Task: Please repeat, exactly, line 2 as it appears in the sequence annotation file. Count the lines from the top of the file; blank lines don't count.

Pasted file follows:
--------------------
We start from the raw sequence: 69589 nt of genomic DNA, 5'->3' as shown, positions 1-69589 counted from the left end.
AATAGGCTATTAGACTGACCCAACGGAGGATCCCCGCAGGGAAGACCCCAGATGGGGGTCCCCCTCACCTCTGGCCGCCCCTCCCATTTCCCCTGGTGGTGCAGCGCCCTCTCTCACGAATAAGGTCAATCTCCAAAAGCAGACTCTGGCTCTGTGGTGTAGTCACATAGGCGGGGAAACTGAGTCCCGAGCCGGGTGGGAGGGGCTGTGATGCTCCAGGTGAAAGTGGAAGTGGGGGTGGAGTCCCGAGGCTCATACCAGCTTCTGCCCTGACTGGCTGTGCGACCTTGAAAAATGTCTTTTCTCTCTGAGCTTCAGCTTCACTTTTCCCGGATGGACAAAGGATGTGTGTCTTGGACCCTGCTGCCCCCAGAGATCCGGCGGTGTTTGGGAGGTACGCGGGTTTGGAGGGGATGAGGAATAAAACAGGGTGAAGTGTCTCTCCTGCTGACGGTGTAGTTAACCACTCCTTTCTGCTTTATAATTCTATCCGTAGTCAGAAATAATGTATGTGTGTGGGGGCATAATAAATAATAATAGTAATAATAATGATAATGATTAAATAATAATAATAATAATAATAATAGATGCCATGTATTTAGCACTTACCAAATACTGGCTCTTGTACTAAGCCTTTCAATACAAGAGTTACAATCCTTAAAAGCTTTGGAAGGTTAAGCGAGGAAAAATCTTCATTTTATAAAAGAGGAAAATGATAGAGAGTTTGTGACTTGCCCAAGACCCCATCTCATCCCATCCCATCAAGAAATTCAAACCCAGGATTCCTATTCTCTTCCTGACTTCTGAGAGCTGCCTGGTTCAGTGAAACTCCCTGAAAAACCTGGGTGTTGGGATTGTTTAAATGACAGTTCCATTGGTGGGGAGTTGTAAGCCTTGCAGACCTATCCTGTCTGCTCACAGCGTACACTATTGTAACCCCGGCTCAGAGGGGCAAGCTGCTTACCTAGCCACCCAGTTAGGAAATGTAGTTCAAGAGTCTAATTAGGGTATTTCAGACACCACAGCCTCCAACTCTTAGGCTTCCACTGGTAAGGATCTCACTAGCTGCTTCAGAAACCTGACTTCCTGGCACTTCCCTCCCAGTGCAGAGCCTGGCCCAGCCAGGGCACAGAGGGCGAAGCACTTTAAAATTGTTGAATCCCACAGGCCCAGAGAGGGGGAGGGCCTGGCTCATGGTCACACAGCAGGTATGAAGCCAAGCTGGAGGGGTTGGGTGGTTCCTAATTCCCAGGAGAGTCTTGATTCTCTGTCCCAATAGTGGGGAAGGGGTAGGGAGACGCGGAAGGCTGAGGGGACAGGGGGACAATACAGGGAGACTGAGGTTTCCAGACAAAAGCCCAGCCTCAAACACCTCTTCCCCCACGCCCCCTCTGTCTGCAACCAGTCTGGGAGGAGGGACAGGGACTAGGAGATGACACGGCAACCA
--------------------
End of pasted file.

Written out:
AATAGGCTATTAGACTGACCCAACGGAGGATCCCCGCAGGGAAGACCCCAGATGGGGGTCCCCCTCACCTCTGGCCGCCCCTCCCATTTCCCCTGGTGGTGCAGCGCCCTCTCTCACGAATAAGGTCAATCTCCAAAAGCAGACTCTGGCTCTGTGGTGTAGTCACATAGGCGGGGAAACTGAGTCCCGAGCCGGGTGGGAGGGGCTGTGATGCTCCAGGTGAAAGTGGAAGTGGGGGTGGAGTCCCGAGGCTCATACCAGCTTCTGCCCTGACTGGCTGTGCGACCTTGAAAAATGTCTTTTCTCTCTGAGCTTCAGCTTCACTTTTCCCGGATGGACAAAGGATGTGTGTCTTGGACCCTGCTGCCCCCAGAGATCCGGCGGTGTTTGGGAGGTACGCGGGTTTGGAGGGGATGAGGAATAAAACAGGGTGAAGTGTCTCTCCTGCTGACGGTGTAGTTAACCACTCCTTTCTGCTTTATAATTCTATCCGTAGTCAGAAATAATGTATGTGTGTGGGGGCATAATAAATAATAATAGTAATAATAATGATAATGATTAAATAATAATAATAATAATAATAATAGATGCCATGTATTTAGCACTTACCAAATACTGGCTCTTGTACTAAGCCTTTCAATACAAGAGTTACAATCCTTAAAAGCTTTGGAAGGTTAAGCGAGGAAAAATCTTCATTTTATAAAAGAGGAAAATGATAGAGAGTTTGTGACTTGCCCAAGACCCCATCTCATCCCATCCCATCAAGAAATTCAAACCCAGGATTCCTATTCTCTTCCTGACTTCTGAGAGCTGCCTGGTTCAGTGAAACTCCCTGAAAAACCTGGGTGTTGGGATTGTTTAAATGACAGTTCCATTGGTGGGGAGTTGTAAGCCTTGCAGACCTATCCTGTCTGCTCACAGCGTACACTATTGTAACCCCGGCTCAGAGGGGCAAGCTGCTTACCTAGCCACCCAGTTAGGAAATGTAGTTCAAGAGTCTAATTAGGGTATTTCAGACACCACAGCCTCCAACTCTTAGGCTTCCACTGGTAAGGATCTCACTAGCTGCTTCAGAAACCTGACTTCCTGGCACTTCCCTCCCAGTGCAGAGCCTGGCCCAGCCAGGGCACAGAGGGCGAAGCACTTTAAAATTGTTGAATCCCACAGGCCCAGAGAGGGGGAGGGCCTGGCTCATGGTCACACAGCAGGTATGAAGCCAAGCTGGAGGGGTTGGGTGGTTCCTAATTCCCAGGAGAGTCTTGATTCTCTGTCCCAATAGTGGGGAAGGGGTAGGGAGACGCGGAAGGCTGAGGGGACAGGGGGACAATACAGGGAGACTGAGGTTTCCAGACAAAAGCCCAGCCTCAAACACCTCTTCCCCCACGCCCCCTCTGTCTGCAACCAGTCTGGGAGGAGGGACAGGGACTAGGAGATGACACGGCAACCA